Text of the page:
Urban green space makes people happier than money
Researchers find strong correlations between access to green space and increased levels of physical health and happiness. Photo by Mark Carter/Flickr.

Researchers find strong correlations between access to green space and increased levels of physical health and happiness. Photo by Mark Carter/Flickr.

As much as cities can be drivers of economic and social progress, sometimes it’s downright stressful to live amid the hustle and bustle of today’s urban centers. To escape this stress, many urban residents take refuge in green public spaces, nature preserves, or even the occasional pocket park. While the concept that urban green space benefits physical and mental health may be intuitive, two recent studies have attempted to take a more scientific look at the health impacts of access to urban green space.

It is easier being green!

First, a study from the University of Wisconsin found that, on average, residents claim to be happier the more green space is located in their neighborhood. The study drew conclusions from a statewide public health survey of over 2,500 residents of 229 cities and towns, who answered questions on their levels of depression, anxiety, and stress. Their responses were then examined against an index of the vegetation per square mile in their neighborhood.

Perhaps the most striking finding of the study is the fact that happiness was more strongly correlated to green space than socioeconomic status. Participants living on blocks with 10% fewer green areas than the average were more likely to report stress and depression. Following this logic, a ‘poor’ resident living in an area with more trees and open space would report being happier than a ‘rich’ resident living in an area without access to green space.

Another study, this one by the University of Exeter in the United Kingdom, uses 18 years of survey data from over 10,000 participants across the United Kingdom. Its analysis shows a strong correlation between access to green space, self-reported well-being, and even physical health. The researchers even found that the sensations associated with living close to green space yield similar feelings and levels of satisfaction to getting a new job or getting married.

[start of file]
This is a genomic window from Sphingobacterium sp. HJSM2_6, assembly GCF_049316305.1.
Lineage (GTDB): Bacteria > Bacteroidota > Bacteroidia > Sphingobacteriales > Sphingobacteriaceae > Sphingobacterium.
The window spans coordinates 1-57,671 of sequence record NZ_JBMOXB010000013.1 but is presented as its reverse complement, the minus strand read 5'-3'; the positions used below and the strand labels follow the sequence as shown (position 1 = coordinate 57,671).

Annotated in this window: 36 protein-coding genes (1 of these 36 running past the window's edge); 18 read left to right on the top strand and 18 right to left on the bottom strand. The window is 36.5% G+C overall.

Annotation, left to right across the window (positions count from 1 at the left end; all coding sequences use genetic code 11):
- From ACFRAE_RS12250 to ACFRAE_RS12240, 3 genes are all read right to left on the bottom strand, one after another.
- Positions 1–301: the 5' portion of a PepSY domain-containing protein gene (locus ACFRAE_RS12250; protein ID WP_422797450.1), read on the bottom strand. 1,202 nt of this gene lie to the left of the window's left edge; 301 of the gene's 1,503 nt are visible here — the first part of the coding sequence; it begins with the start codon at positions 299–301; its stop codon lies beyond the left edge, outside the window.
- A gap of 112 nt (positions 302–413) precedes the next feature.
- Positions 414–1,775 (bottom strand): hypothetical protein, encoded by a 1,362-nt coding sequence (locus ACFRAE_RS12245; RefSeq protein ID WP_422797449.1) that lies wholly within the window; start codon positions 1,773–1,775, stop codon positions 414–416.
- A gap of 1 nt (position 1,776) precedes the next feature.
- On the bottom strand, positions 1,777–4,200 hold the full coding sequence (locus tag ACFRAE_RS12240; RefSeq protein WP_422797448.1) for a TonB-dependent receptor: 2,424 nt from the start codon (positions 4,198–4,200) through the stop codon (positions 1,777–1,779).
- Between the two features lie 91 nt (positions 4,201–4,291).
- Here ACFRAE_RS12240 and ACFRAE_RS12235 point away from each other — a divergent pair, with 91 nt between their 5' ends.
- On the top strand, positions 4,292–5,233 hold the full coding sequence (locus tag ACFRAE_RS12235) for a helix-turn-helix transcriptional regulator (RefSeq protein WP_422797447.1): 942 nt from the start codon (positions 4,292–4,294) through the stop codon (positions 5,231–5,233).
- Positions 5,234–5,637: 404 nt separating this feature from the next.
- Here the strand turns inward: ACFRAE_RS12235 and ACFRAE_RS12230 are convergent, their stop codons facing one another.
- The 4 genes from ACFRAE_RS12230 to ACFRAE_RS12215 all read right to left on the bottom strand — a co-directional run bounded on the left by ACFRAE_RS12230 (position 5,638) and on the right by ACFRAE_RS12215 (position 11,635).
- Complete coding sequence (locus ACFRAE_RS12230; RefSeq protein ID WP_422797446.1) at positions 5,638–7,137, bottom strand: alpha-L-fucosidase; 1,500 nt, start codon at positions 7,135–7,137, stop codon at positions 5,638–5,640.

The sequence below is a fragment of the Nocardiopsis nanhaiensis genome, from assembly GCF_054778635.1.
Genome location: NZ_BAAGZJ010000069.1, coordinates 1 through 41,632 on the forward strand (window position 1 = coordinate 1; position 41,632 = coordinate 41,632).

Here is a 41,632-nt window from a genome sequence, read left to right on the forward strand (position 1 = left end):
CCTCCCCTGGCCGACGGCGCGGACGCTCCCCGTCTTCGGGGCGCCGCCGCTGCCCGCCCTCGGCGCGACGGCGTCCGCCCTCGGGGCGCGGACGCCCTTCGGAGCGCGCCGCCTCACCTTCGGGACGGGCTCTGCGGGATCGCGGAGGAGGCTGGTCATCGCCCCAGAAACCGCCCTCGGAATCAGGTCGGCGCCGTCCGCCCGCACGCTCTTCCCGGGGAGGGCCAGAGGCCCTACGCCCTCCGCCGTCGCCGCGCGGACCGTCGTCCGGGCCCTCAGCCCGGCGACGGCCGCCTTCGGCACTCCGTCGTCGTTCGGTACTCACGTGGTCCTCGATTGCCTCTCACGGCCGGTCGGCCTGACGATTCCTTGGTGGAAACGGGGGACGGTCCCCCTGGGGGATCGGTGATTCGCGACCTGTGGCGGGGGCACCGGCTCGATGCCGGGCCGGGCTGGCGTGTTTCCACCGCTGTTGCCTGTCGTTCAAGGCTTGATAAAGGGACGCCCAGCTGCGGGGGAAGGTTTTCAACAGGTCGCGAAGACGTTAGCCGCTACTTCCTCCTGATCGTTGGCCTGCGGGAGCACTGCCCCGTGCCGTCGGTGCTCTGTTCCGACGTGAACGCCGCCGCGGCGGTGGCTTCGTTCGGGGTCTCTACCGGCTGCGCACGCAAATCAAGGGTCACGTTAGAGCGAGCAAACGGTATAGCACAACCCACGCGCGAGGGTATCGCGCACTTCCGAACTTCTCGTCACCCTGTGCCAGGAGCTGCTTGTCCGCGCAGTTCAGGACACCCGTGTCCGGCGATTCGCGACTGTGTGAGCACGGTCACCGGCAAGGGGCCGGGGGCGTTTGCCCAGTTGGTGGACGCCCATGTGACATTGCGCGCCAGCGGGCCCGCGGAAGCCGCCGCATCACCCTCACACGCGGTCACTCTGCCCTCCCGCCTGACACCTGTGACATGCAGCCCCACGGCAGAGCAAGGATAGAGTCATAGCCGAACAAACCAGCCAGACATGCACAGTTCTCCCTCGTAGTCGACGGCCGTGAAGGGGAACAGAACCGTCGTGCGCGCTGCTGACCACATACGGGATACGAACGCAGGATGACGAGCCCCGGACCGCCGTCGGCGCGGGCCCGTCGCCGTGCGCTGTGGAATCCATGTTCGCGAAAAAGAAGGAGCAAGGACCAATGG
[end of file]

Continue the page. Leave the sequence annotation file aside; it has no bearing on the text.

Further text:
When cities go green, it’s citizens who benefit

While it may seem to be common knowledge, it never hurts to reinforce: green spaces in urban centers are essential to building healthy, livable cities. And while most urban residents have understood this connection for years, it’s relatively new – and quite encouraging – to have both qualitative and quantitative research backing up this belief.

Cities, meanwhile, are taking note. Rio de Janeiro recently opened the largest park in the city, the Parque Madureira, blocks from both a TransCarioca bus rapid transit (BRT) line and commuter rail. Rio is also home to the Tijuca Forest, the world’s largest urban forest. Mexico City is leveraging public-private partnerships to revitalize its lush Chapultepec Park for public enjoyment and recreation. But parks don’t have to be big to have an impact. The parklet concept, born in San Francisco, is now catching on in cities across the world, including serving as an important part of New York City’s public space revolution.

What is common across each of these cities is the desire to improve quality of life for residents and the recognition that safe, green, public spaces are vital to do so. As the world population urbanizes and cities grow at breakneck speeds, city leaders must keep this mindset if cities are to grow sustainably and become more livable environments.

A version of this post was originally published in Portuguese at TheCityFix Brasil

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